to legalise and tax marijuana to help plug that hole.
Tax revenues from medical marijuana (amounting to roughly $200m)
barely scratch the surface of what might be raised, given that
marijuana is now by far the largest cash crop in what used to be
known as the Orange State. It is this that has made an unlikely
bedfellow of the actor who played the Terminator and those who might
feel themselves closer in spirit to Dennis Hopper’s character in Easy Rider.
In November – now that a referendum “initiative” has attracted
sufficient signatures – there will be a state ballot on whether
California should fully legalise marijuana.
This will bring an industry worth an estimated $10bn in Mendocino
County alone into the mainstream economy. “The state of California is
in a very, very precipitous economic plight,” Democratic state
assemblyman Tom Ammiano, who introduced the legislation, said
recently. “It’s in the toilet… With any revenue ideas, people say
you have to think outside the box, you have to be creative.”
It is in this context that someone who embodies the spirit of
Californian entrepreneurship can hope to prosper.
Jim Hill is rightly proud of his expertise – “No one else is growing
this stuff to the level we are here. I’m tellin’ ya, we’re good at
this” – and growers in Mendocino County talk about the eventual
“appellation” of marijuana (a system akin to that used in France and
elsewhere to identify the best wines). Benign he might be, but Hill
can see the potential. “What California does, the world tries to
follow 20 years later,” he says. “That’s just the way it is. The
seeds of alternative culture and digital technology were here and now
But Hill represents only one side of this story.
In the counties of Mendocino, Humboldt and Trinity, different forces
are involved, some that represent another strain of California’s
founding optimism, and others much darker.
There is no mystery as to how northern California has become the Napa
Valley of marijuana while other products “made in the USA” wither on
the vines of deindustrialisation and recession.
During the 60s, San Francisco was famously the capital of an
experimental drug culture, when cannabis and LSD were ingredients in
an earnest imaginative adventure. At the time of the Summer of Love
in 1967, marijuana arrived largely from Asia, with some produced
locally by motorcycle gangs, including the Hells Angels, in what is
now the Emerald Triangle.
In the years that followed, as the dream turned sour around
Haight-Ashbury, an exodus began of hippies and disillusioned Vietnam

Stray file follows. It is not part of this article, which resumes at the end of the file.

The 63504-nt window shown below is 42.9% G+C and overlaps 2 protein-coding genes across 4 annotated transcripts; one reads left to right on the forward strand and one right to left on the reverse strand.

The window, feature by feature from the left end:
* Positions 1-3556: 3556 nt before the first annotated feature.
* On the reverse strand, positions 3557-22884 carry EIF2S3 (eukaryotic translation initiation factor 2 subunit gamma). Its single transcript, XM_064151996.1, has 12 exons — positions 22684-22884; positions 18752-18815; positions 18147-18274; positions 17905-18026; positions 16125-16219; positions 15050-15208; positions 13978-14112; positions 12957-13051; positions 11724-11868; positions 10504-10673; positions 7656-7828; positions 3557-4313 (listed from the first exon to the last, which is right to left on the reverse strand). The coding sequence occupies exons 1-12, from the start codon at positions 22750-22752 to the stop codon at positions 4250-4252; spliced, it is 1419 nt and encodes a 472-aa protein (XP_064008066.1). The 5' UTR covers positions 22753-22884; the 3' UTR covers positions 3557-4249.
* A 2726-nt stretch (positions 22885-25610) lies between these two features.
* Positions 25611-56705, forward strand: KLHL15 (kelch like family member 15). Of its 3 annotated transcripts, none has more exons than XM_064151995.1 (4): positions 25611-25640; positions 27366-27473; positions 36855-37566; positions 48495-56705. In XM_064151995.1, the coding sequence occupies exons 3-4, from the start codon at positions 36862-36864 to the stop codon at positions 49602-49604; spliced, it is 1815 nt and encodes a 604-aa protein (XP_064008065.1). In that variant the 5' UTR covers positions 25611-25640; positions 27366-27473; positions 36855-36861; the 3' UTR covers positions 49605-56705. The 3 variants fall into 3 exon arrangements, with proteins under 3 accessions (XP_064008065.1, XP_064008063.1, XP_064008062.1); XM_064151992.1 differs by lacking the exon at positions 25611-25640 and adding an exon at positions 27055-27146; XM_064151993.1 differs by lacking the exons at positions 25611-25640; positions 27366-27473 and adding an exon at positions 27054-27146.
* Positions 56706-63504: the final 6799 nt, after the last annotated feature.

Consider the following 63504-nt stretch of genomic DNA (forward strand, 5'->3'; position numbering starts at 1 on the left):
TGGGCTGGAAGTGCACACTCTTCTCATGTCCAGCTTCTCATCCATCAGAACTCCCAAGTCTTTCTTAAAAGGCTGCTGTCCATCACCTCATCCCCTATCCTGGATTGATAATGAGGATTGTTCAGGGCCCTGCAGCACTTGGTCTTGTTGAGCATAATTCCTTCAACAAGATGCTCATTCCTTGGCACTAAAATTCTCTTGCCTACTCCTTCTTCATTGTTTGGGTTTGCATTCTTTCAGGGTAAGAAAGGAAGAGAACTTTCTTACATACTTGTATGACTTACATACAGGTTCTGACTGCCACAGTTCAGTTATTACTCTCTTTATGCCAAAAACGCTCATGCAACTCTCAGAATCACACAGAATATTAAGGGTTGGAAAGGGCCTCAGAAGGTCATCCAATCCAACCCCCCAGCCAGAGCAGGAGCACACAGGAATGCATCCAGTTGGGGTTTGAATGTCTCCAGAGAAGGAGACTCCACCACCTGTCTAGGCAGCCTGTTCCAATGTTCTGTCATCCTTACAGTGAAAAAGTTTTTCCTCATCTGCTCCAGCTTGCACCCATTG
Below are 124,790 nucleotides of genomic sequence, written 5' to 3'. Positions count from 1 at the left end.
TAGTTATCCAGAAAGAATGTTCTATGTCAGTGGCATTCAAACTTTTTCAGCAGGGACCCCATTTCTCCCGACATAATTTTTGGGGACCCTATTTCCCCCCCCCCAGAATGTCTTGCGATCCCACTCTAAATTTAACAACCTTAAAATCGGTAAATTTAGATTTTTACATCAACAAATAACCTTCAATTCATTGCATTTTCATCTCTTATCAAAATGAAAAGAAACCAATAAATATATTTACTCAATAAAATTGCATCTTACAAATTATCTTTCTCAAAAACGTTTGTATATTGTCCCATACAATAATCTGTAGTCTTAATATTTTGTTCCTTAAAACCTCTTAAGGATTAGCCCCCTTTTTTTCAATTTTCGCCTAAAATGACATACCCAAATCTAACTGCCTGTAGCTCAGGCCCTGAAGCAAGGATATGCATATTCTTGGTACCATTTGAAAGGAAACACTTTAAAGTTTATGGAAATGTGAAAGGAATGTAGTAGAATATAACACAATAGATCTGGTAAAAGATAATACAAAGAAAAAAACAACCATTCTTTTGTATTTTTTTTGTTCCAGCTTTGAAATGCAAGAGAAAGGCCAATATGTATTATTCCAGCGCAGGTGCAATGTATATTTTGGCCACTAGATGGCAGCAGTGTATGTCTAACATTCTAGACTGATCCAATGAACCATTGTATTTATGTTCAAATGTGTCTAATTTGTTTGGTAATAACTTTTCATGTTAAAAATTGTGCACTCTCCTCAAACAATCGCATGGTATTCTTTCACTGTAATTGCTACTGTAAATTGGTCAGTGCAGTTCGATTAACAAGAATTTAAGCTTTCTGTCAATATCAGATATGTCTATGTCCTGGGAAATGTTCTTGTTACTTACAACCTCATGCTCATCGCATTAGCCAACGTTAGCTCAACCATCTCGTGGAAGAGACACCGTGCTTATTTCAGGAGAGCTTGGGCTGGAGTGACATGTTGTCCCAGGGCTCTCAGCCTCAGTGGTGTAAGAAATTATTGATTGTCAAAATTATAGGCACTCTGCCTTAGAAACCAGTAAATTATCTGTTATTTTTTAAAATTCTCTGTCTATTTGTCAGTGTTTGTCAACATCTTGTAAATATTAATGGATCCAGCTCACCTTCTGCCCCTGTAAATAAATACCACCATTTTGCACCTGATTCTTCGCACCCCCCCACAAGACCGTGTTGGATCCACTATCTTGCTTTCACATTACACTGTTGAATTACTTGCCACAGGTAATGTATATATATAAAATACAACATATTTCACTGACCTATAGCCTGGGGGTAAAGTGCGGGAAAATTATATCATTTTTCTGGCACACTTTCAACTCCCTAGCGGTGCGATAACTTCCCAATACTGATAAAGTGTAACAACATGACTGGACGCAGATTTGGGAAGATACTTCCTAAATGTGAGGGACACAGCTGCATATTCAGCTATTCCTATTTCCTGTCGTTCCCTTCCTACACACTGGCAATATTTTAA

vets. They moved north to settle what became known as “the Lost
Coast”. From the mid-70s onwards, these communities became
established – I remember touring them – with their vintage Volkswagen
buses, coloured banners and totem poles on the land. And of course,
in this climatically benign and secluded wilderness, they planted
what they needed and liked to smoke.
But for a second time, they were pursued.
Seekers of the new dawn were soon joined by farmers with an eye for
business, by motorbike gangs affiliated to criminal distribution
channels in the big cities and, latterly, by Mexican narco-cartels.
Now they face new arrivals: agribusiness, big pharmaceutical
companies and possibly tobacco giants. (The RJ Reynolds Tobacco
Company, which makes Camel cigarettes, dismisses as “rumours and
speculation” reports that it is about to buy up tranches of land.)
People of the counterculture – there are still many here, growing a
little marijuana legally and perhaps practising herbal medicine
professionally – as well as savvy growers like Jim Hill, now find
themselves cultivating their crops alongside farmers who would never
touch the stuff themselves. Criminal syndicates that grow their crops
in buried freight containers, for example, and others who hire armed
guards to oversee their “trimming” operations.
Tensions take root: between legal and illegal growers; between those
who grow their cannabis naturally and outdoors and those who
mass-cultivate under lights; between those who grow organically, with
an emphasis on quality, and those who use fertilisers or cause diesel
spillage from their hydroponic hothouses, with an emphasis on
quantity. Plus, of course, between big interests at opposite ends of
the spectrum: vicious cartels and syndicates making best use of an
illegal market while it lasts, and the big tobacco and pharma
companies salivating at the thought of legalisation.
Local and state authorities are sorely tempted to see some of the
marijuana money through regulation and taxation.
But for the same reason, opponents of cannabis are extremely wary,
and California’s marijuana laws are endlessly being jostled over and
amended at county level, and can even be contradicted outright at
federal level, so that the spirit and letter of law combine into a